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The Twenty-Year Death (2012)

by Ariel S. Winter(Favorite Author)
3.72 of 5 Votes: 5
0857685813 (ISBN13: 9780857685810)
Hard Case Crime
Hard Case Crime
review 1: A trio of stand-alone crime/noir novels that actually form a complete story when read together, The Twenty-Year Death is a homage to the novels of George Simenon, Raymond Chandler and Jim Thompson. In fact, each novel is written in the style of these authors, and while I haven't read anything by them, I'm aware of their stylistic niches, and the stories definitely seem to be faithful to them. The Inspector Maigret-type opener, Malniveau Prison, was the least resonant to me, as it takes place in the French countryside of the 1930s, a place and time I have no feel for. Much more successful was the second novel, The Falling Star, which crackles with the first-person hard-boiled narration of a Philip Marlowe-type private detective getting caught up in the shady dealings a movi... moree studio and a mentally frail starlet; you can practically hear Humphrey Bogart's cynical voice in your head. The final book, Police at the Funeral, has the inexorable pull of watching a slow-motion car crash. The (anti-)hero of this tale is a washed-up novelist who played a supporting role in the first two stories, here down on his luck, cash-strapped and just morally compromised enough to try to coast on the inheritance of the estranged son who he "accidentally" killed in a drunken haze. This being a Thompson pastiche, Shem Rosenkrantz has nowhere to go but down. A fast-paced and extremely enjoyable romp, The Twenty-Year Death is a great introduction to some masters of the genre, and a stylistic tour de force in its own right.
review 2: A first crime novel of startling virtuosity, a brilliant flawed masterpiece. The Twenty-Year Death is billed as a three-in-one thriller, though it's really three separate novels with a thin thread holding them together. Winter writes the first, Malniveau Prison, in the style of the classic puzzle writer Georges Simenon. The second, The Falling Star, is a Chandleresque "seamy side of Hollywood" tale featuring a cynical Marlowesque narrator who can't be dishonest even when he'd like to be. The third, Police at the Funeral, takes us to the heart of darkness by channelling the blackhearted Jim Thompson. The only thing that holds these three novels together is the character of Shem Rosenkrantz and his French wife Clotilde-ma-Fleur, later called Chloe. Winter follows these characters from France to California, but doesn't do much with them in the first two books. Clotilde is hardly a character at all, more of a symbolic figure who changes in each novel, though what she symbolizes is not clear. The problem with the first two books, virtuosic as they are, is that they don't amount to much as thrillers. After scintillating buildups, the denouements of both fall flat. Still, the characters of the Maigret-like detective Pelleter and the Marlowe clone Dennis Foster often outdo their originals. But it isn't until Police at the Funeral that The Twenty-Year death hits its stride. We are now in the clutches of Shem Rosenkrantz as narrator, and he turns out to be a much darker character than the first two books suggest. Winter has Thompson's narrative style as well as his fathomless tar pit psychology down to perfection: What makes Rosenkrantz so compelling is that he's not some psychopath to whom we can feel morally superior if intellectually inferior. He's got Thompson's typical combination of human weakness and the inability, or unwillingness, to reject its pull. And once the pull starts, it's down, down, down to depths we can imagine in ourselves even if we'd never go there. This is more psychological horror than crime fiction, and it works brilliantly. Like Thompson, Winter eschews all paranormality or supernaturalism, which makes the horror all the more convincing. Winter doesn't always do a good job of connecting his characters, and he doesn't have the true mystery writer's sense of inevitable climax. Even so, this is a more riveting read than all but the very best thrillers, and its sense of horror at the end is unmatched. If there's a crime writer to watch, it's Ariel S. Winter. Who will he inhabit, then transcend, next? less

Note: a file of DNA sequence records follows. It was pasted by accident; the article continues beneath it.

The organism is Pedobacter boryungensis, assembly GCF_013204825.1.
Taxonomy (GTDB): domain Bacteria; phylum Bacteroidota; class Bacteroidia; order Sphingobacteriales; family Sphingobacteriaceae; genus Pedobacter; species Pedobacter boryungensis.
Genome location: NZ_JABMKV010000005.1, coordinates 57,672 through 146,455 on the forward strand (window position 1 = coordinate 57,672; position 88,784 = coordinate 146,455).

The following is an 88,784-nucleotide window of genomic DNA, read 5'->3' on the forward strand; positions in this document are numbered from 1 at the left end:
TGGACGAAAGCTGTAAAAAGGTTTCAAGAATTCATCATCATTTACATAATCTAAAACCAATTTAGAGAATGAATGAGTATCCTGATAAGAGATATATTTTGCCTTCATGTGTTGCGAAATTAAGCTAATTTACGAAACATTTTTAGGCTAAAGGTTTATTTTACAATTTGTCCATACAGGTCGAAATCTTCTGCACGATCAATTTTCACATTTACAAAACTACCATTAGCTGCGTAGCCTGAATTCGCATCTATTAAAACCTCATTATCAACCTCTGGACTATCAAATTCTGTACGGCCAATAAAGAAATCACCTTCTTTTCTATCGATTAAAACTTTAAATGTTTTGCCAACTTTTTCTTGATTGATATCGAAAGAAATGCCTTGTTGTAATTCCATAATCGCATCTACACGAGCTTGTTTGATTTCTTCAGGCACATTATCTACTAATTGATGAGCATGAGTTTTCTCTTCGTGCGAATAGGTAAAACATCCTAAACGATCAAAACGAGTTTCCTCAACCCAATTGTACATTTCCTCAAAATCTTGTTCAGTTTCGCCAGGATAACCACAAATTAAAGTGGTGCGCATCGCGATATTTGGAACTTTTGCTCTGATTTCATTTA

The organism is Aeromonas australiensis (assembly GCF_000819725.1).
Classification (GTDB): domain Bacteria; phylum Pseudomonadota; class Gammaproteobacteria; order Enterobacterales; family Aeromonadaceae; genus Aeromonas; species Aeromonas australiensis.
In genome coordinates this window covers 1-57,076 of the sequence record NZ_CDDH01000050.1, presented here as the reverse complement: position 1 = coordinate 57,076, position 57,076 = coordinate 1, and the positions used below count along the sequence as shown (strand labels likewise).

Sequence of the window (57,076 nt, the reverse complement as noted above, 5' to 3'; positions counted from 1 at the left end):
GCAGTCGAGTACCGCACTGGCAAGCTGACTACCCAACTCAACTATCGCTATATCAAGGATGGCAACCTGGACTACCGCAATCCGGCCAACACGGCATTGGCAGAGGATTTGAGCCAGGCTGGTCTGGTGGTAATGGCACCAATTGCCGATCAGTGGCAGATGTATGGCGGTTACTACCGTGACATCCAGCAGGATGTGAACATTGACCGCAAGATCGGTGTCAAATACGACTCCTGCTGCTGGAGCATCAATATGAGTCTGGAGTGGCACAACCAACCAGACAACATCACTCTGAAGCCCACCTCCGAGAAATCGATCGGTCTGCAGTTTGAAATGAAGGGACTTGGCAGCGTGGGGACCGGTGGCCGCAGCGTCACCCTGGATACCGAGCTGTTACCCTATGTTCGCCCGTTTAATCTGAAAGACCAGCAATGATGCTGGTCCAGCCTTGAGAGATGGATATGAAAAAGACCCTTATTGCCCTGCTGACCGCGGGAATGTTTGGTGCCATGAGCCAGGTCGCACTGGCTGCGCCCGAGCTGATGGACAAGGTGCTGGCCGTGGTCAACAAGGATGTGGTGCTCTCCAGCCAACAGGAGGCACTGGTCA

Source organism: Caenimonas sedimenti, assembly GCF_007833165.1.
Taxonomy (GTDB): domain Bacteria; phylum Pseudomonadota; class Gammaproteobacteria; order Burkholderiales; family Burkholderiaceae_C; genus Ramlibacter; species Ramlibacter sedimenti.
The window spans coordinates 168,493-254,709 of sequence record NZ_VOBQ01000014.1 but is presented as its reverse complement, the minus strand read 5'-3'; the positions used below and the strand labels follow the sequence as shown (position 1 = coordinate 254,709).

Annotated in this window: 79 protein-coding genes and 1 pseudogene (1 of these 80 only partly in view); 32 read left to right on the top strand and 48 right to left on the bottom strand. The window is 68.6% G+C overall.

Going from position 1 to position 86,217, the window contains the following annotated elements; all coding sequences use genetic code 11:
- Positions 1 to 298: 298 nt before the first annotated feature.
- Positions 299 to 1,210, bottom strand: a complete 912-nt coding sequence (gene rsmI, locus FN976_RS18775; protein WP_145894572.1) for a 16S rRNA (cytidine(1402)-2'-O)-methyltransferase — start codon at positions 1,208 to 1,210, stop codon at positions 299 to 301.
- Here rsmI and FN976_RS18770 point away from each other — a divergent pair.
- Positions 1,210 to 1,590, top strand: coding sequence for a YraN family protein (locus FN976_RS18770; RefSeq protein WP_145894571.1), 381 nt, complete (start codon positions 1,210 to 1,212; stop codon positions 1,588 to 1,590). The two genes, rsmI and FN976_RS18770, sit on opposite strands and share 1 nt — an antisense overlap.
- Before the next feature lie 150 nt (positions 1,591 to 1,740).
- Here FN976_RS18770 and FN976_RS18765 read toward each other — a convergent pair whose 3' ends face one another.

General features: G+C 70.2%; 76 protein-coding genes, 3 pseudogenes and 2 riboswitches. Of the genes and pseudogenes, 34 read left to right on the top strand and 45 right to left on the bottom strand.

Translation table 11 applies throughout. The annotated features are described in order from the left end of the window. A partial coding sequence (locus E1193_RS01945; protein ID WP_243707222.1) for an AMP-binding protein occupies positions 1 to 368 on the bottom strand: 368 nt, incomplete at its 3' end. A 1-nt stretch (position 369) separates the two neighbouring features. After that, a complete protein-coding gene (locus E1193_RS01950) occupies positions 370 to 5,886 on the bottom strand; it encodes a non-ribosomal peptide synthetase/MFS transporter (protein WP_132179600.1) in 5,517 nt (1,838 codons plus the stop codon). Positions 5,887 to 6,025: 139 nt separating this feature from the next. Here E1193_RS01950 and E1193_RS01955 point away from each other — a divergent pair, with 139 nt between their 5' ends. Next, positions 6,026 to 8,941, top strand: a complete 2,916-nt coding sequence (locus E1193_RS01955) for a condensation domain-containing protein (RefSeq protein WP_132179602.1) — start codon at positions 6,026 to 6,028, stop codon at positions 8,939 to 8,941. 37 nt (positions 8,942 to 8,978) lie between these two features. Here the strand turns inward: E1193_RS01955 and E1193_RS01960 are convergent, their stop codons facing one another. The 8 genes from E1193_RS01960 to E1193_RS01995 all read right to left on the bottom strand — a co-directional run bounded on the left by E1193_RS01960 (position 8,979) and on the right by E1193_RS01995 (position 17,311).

Reviews (see all)
The conceit does not really play out to its true end. Interesting pastiches, however.
A four because of how good "The Falling Star" is. The other two are two's.
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